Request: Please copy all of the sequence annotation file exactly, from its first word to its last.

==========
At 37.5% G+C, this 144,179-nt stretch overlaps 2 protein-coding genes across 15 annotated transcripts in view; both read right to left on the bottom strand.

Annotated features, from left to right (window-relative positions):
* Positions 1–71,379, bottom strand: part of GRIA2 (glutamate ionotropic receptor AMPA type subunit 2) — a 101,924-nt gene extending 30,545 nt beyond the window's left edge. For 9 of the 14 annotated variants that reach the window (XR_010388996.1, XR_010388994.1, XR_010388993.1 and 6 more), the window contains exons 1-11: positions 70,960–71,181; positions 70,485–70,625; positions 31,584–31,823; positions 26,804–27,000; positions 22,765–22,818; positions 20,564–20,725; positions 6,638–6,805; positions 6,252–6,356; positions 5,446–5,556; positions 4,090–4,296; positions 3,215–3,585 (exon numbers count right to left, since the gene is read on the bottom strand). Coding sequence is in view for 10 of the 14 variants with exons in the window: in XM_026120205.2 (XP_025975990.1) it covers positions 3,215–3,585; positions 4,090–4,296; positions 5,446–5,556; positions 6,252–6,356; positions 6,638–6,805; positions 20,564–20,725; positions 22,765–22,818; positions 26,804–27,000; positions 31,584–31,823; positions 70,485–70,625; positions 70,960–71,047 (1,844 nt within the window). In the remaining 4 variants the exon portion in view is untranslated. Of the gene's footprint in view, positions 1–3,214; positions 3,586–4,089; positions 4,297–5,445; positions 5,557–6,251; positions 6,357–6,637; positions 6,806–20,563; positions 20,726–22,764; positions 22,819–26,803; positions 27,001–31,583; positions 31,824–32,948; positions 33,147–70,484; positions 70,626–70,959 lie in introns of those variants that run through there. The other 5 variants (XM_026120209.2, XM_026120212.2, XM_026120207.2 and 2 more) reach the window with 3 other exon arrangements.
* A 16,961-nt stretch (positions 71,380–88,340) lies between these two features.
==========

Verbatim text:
At 37.5% G+C, this 144,179-nt stretch overlaps 2 protein-coding genes across 15 annotated transcripts in view; both read right to left on the bottom strand.

Annotated features, from left to right (window-relative positions):
* Positions 1–71,379, bottom strand: part of GRIA2 (glutamate ionotropic receptor AMPA type subunit 2) — a 101,924-nt gene extending 30,545 nt beyond the window's left edge. For 9 of the 14 annotated variants that reach the window (XR_010388996.1, XR_010388994.1, XR_010388993.1 and 6 more), the window contains exons 1-11: positions 70,960–71,181; positions 70,485–70,625; positions 31,584–31,823; positions 26,804–27,000; positions 22,765–22,818; positions 20,564–20,725; positions 6,638–6,805; positions 6,252–6,356; positions 5,446–5,556; positions 4,090–4,296; positions 3,215–3,585 (exon numbers count right to left, since the gene is read on the bottom strand). Coding sequence is in view for 10 of the 14 variants with exons in the window: in XM_026120205.2 (XP_025975990.1) it covers positions 3,215–3,585; positions 4,090–4,296; positions 5,446–5,556; positions 6,252–6,356; positions 6,638–6,805; positions 20,564–20,725; positions 22,765–22,818; positions 26,804–27,000; positions 31,584–31,823; positions 70,485–70,625; positions 70,960–71,047 (1,844 nt within the window). In the remaining 4 variants the exon portion in view is untranslated. Of the gene's footprint in view, positions 1–3,214; positions 3,586–4,089; positions 4,297–5,445; positions 5,557–6,251; positions 6,357–6,637; positions 6,806–20,563; positions 20,726–22,764; positions 22,819–26,803; positions 27,001–31,583; positions 31,824–32,948; positions 33,147–70,484; positions 70,626–70,959 lie in introns of those variants that run through there. The other 5 variants (XM_026120209.2, XM_026120212.2, XM_026120207.2 and 2 more) reach the window with 3 other exon arrangements.
* A 16,961-nt stretch (positions 71,380–88,340) lies between these two features.